Two articles came out this week that I thought were pretty interesting.
The New York Times’ article, “Poor Behavior is Linked to Time in Day Care” sparks anger, guilt (note the title: “Am I Hurting My Child With Day Care?”), analysis, and snark.
The original article “found that keeping a preschooler in a day care center for a year or more increased the likelihood that the child would become disruptive in class — and that the effect persisted through the sixth grade.” However, I think this is what is called burying the lede: despite its dramatic title, it continues with “The effect was slight, and well within the normal range for healthy children, the researchers found. And as expected, parents’ guidance and their genes had by far the strongest influence on how children behaved.”
My only editorial comment, other than to encourage readers to check out some of the comments on blogs covering this, is that at least the Times had the sense to put this in the National section, rather than the Style section.
Meanwhile, at the Wall Street Journal, women-only networking events were covered in “High Power and High Heels”(available with subscription). Pros and cons are covered in the comments in the WSJ’s Law Blog’s post on this.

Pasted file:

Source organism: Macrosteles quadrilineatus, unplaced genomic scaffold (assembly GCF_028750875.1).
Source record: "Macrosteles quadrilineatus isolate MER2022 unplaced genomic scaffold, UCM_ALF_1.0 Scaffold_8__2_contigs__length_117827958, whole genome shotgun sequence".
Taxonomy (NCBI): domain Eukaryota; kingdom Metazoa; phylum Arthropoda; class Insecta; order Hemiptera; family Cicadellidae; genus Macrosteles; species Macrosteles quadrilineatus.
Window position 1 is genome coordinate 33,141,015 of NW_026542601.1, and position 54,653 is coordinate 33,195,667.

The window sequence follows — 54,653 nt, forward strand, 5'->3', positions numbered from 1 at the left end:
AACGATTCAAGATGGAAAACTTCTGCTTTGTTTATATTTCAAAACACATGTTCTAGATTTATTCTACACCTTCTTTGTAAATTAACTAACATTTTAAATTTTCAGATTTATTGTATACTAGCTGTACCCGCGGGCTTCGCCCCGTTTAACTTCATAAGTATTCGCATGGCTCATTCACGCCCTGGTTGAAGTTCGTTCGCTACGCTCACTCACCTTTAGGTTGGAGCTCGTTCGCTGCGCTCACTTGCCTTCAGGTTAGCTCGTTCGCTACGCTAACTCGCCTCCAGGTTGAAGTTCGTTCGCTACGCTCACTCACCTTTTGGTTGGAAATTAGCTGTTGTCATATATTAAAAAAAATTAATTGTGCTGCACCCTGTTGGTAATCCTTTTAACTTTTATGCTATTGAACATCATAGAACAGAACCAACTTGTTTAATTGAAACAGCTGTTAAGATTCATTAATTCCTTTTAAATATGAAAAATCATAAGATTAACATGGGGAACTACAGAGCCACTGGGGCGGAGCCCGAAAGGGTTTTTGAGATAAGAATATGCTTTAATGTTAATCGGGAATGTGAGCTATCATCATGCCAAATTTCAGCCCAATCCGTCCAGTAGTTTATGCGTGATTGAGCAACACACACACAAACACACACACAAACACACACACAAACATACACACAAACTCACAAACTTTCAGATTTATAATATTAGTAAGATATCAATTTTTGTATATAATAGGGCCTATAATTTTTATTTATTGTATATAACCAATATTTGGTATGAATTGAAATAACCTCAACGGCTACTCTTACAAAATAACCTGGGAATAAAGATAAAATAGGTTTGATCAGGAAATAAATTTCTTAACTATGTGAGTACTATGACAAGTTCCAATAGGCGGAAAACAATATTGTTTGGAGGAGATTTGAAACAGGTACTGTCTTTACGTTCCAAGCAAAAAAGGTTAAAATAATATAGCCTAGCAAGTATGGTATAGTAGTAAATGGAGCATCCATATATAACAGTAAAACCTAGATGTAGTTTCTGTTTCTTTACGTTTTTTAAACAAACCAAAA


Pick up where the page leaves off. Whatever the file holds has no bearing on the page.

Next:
Needless to say, there was a lot in the comments in the vein of Anonymous 12:34, who said, “Except they don’t really welcome male participation and membership and they just say that so people won’t complain. The idea that these events marginalize women is a crock. These events are exclusionary and the exclusion is often premised on negative stereotypes about men.” (My favorite by Females are exempt, didn't you know?: “Listen up folks. Everybody knows that women are exempt from the law in the U.S. Really. One need not look too far to see that both criminal and civil statutes are only applied to females in the U.S. on an “exception” basis.”)
Three cheers to those who pushed back, including the sage Samantha T, who remarked, “Wow. I must work at a weird law firm where the female support staff outnumbers the female partnership (literally) about 20 to 1 and where male associates get tapped for high-profile work and female associates get saddled with planning pro bono receptions and other housekeeping duties. “And some men wonder, “With all the equality women have achieved, why do they continue to have these separate events?” And I wonder “what equality are you talking about?”